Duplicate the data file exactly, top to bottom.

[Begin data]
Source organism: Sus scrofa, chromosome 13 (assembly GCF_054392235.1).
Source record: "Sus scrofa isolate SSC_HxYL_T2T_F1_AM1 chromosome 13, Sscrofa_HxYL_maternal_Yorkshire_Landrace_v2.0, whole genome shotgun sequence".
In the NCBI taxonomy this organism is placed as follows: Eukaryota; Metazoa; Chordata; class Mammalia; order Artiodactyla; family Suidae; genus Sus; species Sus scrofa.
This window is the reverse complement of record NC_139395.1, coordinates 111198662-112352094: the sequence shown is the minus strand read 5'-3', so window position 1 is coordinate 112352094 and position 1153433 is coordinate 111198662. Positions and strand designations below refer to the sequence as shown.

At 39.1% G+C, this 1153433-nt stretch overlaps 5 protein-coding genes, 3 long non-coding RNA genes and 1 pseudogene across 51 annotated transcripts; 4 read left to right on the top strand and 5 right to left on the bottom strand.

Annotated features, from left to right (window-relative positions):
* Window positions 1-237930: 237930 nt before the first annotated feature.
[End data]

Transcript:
Source organism: Sus scrofa, chromosome 13 (assembly GCF_054392235.1).
Source record: "Sus scrofa isolate SSC_HxYL_T2T_F1_AM1 chromosome 13, Sscrofa_HxYL_maternal_Yorkshire_Landrace_v2.0, whole genome shotgun sequence".
In the NCBI taxonomy this organism is placed as follows: Eukaryota; Metazoa; Chordata; class Mammalia; order Artiodactyla; family Suidae; genus Sus; species Sus scrofa.
This window is the reverse complement of record NC_139395.1, coordinates 111198662-112352094: the sequence shown is the minus strand read 5'-3', so window position 1 is coordinate 112352094 and position 1153433 is coordinate 111198662. Positions and strand designations below refer to the sequence as shown.

At 39.1% G+C, this 1153433-nt stretch overlaps 5 protein-coding genes, 3 long non-coding RNA genes and 1 pseudogene across 51 annotated transcripts; 4 read left to right on the top strand and 5 right to left on the bottom strand.

Annotated features, from left to right (window-relative positions):
* Window positions 1-237930: 237930 nt before the first annotated feature.